Quality and Productivity case study

 
Publisher
East Midlands Ambulance Service NHS Trust
Publication Date
09 Sep 2016
Publication Type

Description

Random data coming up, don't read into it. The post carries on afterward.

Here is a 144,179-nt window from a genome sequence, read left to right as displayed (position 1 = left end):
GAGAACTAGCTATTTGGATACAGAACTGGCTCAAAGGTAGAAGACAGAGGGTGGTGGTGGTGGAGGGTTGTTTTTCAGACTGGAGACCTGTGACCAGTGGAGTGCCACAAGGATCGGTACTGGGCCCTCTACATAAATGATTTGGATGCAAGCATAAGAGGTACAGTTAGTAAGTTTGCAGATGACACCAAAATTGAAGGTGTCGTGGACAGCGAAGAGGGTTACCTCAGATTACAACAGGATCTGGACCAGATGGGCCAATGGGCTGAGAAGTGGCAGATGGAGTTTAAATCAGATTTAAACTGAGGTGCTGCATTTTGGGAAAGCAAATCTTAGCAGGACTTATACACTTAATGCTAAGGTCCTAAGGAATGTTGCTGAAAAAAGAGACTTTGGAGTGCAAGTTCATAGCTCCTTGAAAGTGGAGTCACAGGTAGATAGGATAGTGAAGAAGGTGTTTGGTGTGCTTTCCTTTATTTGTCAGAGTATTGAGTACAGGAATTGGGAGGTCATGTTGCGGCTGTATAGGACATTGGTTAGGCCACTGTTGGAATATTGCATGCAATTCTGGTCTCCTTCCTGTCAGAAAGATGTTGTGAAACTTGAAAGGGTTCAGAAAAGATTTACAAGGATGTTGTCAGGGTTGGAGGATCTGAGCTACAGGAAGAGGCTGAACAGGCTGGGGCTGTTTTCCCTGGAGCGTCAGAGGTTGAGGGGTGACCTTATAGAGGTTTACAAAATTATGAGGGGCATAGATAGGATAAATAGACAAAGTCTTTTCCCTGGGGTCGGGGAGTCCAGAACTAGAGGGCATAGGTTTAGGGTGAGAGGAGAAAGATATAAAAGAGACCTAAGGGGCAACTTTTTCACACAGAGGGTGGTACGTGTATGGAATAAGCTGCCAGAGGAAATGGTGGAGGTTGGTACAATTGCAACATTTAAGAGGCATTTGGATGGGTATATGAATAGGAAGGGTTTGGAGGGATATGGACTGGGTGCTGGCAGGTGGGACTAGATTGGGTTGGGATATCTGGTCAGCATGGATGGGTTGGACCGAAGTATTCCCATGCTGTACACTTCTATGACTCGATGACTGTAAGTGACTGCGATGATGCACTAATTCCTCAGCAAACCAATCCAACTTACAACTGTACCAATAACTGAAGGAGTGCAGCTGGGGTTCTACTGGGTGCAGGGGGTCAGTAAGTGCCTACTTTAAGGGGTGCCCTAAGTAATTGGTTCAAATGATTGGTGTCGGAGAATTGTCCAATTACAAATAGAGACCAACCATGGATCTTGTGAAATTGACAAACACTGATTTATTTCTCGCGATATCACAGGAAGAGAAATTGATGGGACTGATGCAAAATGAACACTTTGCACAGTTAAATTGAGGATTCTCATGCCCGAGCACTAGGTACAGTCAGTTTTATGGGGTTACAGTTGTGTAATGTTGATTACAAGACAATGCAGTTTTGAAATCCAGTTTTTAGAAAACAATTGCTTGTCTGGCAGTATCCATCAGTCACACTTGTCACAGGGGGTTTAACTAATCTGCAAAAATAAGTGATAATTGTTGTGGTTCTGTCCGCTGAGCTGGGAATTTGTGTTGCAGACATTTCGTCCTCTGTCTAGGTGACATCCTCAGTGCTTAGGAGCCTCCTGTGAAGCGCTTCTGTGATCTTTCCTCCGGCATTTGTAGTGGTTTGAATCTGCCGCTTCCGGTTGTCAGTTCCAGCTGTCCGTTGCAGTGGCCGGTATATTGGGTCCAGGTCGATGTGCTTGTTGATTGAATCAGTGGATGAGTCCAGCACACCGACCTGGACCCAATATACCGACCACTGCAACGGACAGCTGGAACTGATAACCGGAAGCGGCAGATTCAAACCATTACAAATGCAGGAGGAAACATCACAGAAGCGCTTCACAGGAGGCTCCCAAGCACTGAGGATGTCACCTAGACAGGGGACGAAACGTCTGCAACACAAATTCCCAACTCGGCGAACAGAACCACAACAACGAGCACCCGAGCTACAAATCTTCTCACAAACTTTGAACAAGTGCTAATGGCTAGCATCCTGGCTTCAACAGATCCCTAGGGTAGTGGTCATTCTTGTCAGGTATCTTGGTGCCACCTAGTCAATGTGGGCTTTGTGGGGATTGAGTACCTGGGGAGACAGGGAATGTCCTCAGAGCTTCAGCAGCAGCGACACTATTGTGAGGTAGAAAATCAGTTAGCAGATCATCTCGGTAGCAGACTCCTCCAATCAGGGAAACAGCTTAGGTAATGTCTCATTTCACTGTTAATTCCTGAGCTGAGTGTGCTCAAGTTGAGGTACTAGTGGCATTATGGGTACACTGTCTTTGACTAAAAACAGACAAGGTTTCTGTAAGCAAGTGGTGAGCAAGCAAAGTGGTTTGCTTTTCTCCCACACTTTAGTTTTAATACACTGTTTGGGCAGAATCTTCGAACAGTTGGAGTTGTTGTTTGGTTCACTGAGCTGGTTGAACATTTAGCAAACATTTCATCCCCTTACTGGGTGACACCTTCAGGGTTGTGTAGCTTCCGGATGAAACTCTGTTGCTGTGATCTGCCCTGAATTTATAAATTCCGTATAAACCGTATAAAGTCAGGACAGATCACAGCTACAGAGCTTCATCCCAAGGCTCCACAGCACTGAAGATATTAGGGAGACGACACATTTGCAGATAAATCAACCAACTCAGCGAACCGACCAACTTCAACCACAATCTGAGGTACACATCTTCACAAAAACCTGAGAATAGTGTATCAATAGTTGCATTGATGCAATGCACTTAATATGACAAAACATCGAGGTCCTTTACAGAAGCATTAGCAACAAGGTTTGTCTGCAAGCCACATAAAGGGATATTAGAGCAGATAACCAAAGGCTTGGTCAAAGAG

Falls-related calls make up about 20% of all calls received by the East Midlands Ambulance Service (EMAS); approximately 90,000 calls per year. Reducing demand on hospitals and the potential negative outcomes associated with hospital admission for patients and psychological impacts are important priorities. EMAS covers several counties with a combined population of 4.8 million. The solution developed in the Northamptonshire area (population 700,000) is the Crisis Response Falls Team (CRFT). The CRFT comprises specialist ambulance crews and a social care support team. The ambulance crews include 7 staff made up of paramedics and emergency care assistants who are trained in enhanced diagnosis and lifting techniques related to falls. The ambulance control's computer system uses an algorithm to dispatch a CRFT ambulance to people who have fallen. The crews use 2 bariatric ambulances and specialist lifting equipment to ensure people of any size who fall can be helped. Enhanced diagnosis and faster access to lifting equipment helps to reduce conveyance to hospital and subsequent admissions. The service prior to the inception of the CRFT was a standard ambulance response, often requiring either a manual lift of a person who has fallen, or a further response with appropriate equipment. In both cases, a person who had fallen may have been left in situ for a significant period of time, causing secondary injuries, exacerbating primary injuries and potentially reducing quality of life or life expectancy. The CRFT social care support team is provided by Northamptonshire County Council, under a contract with a social care provider. The social care team works with people who have fallen, who are referred by the CRFT ambulance crews, other clinicians or the local authority. The social care team is able to assess people in their own home and identify risk factors for repeat falls, remove trip hazards and install aids to help reduce the risk of repeat falls. They also attend A&E to assess patients and facilitate discharge, undertaking a home visit and supporting patients afterwards, thereby avoiding unnecessary admissions. Patients may be referred to consultant geriatricians for further assessment and support if required.